This week I'd like to go back nearly thirty years ago to my second and last trip to Yellowstone National Park. Yellowstone is truly like no place else on Earth, and is so weird and beautiful that it is very hard to capture in photographs. As usual in my forays in my archives I have concluded that while I'm in no danger of appearing in National Geographic, I was a lot better than I thought I was way back then. A little post-processing goes a long way.
POOLS, GEYSERS, AND FUMES, OH MY!
IT'S NOT REALLY CLEAR WHY THE POOL IS OVER THERE INSTEAD OF RIGHT UNDER YOUR FEET
These images concentrate on the unique thermal pools in the park that are as compelling as they are dangerous. Crystal clear and wildly colored, they tempt closer inspection than is really safe. The real dangerous clues are the steam coming out of them, which does appear in images that cannot convey the awful smell that is present in this environment. It's like the commercial for the gas company that warns of the smell of rotten eggs, but one hundred times worse.
A POOL IN THE FOREST ENVIRONMENT
These pools highlight my images since I felt that no matter how the park was clearly beautiful, they were the clue that something terribly wrong was going on just below the surface. They seemed to intrude on most areas of the park, even right next to Yellowstone Lake, and dominated other areas which were clearly not meant for extended hikes. I myself found the pools much more compelling than the geysers, which just seemed like intermittent fountains in comparison. To each his own.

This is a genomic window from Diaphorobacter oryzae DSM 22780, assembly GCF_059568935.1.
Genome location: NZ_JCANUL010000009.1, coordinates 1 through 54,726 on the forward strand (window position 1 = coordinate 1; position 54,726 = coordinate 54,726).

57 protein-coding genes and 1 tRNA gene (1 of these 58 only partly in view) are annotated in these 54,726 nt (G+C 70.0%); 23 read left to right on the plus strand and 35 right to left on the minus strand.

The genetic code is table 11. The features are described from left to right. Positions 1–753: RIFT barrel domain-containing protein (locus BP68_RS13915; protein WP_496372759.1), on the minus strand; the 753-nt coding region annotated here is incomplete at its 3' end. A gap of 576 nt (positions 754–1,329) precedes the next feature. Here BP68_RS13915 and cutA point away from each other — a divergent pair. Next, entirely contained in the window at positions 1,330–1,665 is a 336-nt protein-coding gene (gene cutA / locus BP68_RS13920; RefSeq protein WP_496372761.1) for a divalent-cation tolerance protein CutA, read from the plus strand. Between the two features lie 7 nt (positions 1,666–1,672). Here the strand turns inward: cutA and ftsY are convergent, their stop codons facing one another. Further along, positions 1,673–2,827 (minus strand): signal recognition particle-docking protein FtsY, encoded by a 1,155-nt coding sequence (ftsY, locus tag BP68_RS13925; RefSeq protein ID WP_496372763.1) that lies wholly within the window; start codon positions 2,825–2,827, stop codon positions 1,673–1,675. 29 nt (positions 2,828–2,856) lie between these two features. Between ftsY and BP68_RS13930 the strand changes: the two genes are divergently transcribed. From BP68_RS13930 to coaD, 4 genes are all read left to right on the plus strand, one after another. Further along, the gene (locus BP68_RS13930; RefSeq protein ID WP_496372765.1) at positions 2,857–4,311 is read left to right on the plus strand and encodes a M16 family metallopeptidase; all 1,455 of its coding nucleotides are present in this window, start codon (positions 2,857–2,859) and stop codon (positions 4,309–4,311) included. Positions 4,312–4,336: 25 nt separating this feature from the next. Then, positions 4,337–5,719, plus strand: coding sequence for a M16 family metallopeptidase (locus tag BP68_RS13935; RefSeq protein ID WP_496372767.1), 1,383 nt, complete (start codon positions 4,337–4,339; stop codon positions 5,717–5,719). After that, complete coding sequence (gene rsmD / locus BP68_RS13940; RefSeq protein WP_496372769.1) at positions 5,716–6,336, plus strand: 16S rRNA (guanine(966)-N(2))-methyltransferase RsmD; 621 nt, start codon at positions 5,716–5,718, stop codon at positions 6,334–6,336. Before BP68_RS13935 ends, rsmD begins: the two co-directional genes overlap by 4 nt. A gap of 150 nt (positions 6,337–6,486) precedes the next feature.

A SMALL POOL RIGHT NEXT TO A LARGE LAKE OF MANY COLORS, 7300 FEET ABOVE SEA LEVEL
The most important feature of Yellowstone in my opinion is its immense size and wildly varied environments. As opposed to many natural wonders that contain one or even several "money" shots, Yellowstone rewards continuous investigation. Forest fires larger than several States seemed to not really mar the park when we visited, and I'm sure that their effects are now just distant memories.
LAVA POOLS BORDERING YELLOWSTONE LAKE
I would of course encourage you to visit or revisit Yellowstone, but more importantly I once again encourage you to visit your photo archives in order to discover how your long-ago efforts actually captured your experience. Post-processing cannot rescue "bad" photos, but in my experience it can clearly reveal the gems that were obscured by the indifferent industrial photo processing of the past. Your images deserve better, and short of returning to wonderful places like Yellowstone, it's the best way to recapture the wonder of traveling.